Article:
Clark County Completes Laughlin Lagoon Wetland Conservation Measures, Protecting Colorado River
LAS VEGAS — Today, the U.S. Environmental Protection Agency (EPA) announced that Clark County Department of Public Works has completed implementing wetlands conservation measures at Laughlin Lagoon in full compliance with a 2020 agreement. That agreement resulted from unpermitted discharges of dredged material into the lagoon by Clark County. The lagoon is part of the Colorado River in southern Nevada.
“EPA is pleased Clark County has met its obligations, providing critical wetlands habitat in the Laughlin Lagoon and Colorado River,” said EPA Pacific Southwest Regional Director of the Enforcement and Compliance Assurance Division, Amy Miller. “Protecting the Colorado River, which is a vital drinking water source and wildlife habitat, is essential to protecting human health and the environment in significant swaths of the western United States.”
“Clark County Public Works is glad that we have been able to comply with the final agreement,” said Clark County Director of Public Works, Denis Cederburg. “Clark County appreciates the direction and assistance provided by EPA to resolve all issues related to the agreement.”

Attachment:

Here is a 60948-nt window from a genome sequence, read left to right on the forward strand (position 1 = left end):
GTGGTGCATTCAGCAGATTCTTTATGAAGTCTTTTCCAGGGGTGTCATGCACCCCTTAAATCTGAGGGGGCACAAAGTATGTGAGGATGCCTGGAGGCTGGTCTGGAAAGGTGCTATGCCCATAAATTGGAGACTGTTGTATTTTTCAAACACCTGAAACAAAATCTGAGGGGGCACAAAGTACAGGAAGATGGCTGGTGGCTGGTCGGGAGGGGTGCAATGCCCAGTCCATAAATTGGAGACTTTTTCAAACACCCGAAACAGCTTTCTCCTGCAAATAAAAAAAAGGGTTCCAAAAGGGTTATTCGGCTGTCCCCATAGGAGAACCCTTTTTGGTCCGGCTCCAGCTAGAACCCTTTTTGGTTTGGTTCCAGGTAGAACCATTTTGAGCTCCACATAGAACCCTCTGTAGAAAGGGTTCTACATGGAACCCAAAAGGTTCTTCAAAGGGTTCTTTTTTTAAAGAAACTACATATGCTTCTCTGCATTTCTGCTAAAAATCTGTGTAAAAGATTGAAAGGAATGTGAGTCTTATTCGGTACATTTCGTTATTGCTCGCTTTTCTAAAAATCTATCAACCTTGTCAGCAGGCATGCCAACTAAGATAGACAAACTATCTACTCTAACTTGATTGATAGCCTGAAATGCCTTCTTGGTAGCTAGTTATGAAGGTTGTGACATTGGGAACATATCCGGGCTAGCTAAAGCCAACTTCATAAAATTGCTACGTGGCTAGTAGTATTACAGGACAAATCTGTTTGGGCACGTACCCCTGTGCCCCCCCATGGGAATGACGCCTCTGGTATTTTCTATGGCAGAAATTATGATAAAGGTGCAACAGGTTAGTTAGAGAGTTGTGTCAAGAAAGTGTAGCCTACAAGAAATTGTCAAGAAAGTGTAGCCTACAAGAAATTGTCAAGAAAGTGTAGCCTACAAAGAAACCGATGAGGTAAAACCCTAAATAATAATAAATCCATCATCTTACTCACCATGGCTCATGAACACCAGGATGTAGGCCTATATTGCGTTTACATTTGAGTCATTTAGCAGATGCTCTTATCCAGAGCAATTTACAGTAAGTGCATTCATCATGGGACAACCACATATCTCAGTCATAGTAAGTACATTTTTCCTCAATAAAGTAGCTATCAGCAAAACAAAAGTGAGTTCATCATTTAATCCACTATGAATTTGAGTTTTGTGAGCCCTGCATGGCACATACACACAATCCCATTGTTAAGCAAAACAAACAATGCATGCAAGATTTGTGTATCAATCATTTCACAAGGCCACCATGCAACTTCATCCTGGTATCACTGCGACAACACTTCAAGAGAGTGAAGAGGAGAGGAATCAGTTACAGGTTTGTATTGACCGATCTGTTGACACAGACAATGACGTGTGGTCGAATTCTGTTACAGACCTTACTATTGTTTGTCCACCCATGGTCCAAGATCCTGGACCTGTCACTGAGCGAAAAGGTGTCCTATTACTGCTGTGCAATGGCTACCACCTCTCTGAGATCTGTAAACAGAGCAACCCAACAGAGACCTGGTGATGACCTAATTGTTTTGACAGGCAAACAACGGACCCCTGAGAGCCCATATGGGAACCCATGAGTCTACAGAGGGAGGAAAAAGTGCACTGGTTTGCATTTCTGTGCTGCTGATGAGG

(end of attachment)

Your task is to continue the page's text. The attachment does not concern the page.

From September 2018 through January 2019, Clark County used mechanized equipment to dredge 224,342 cubic yards of sediment from approximately 22 acres of channels in Laughlin Lagoon. During dredging, Clark County deposited some of that dredged material in the lagoon to construct temporary work platforms and haul roads to assist in further dredging.
For this work, Clark County failed to obtain an appropriate Clean Water Act 404 permit from the U.S. Army Corps of Engineers, in violation of Sections 301(a) and 404 of the Act.
Clark County’s wetland conservation and mitigation measures under the 2020 agreement included developing a Channel Maintenance Plan for the Laughlin Lagoon, installing informational signs and "no wake" buoys (to require boats to slow down or turn off engines in certain areas) to protect endangered species and their habitat, and planting an acre of wetland plants to provide additional habitat for the endangered Ridgway’s rail and other fish and wildlife species.
For more information on the importance of wetlands, please visit: www.epa.gov/wetlands.
For more information on Section 404 of the Clean Water Act, please visit: https://www.epa.gov/cwa-404/permit-program-under-cwa-section-404.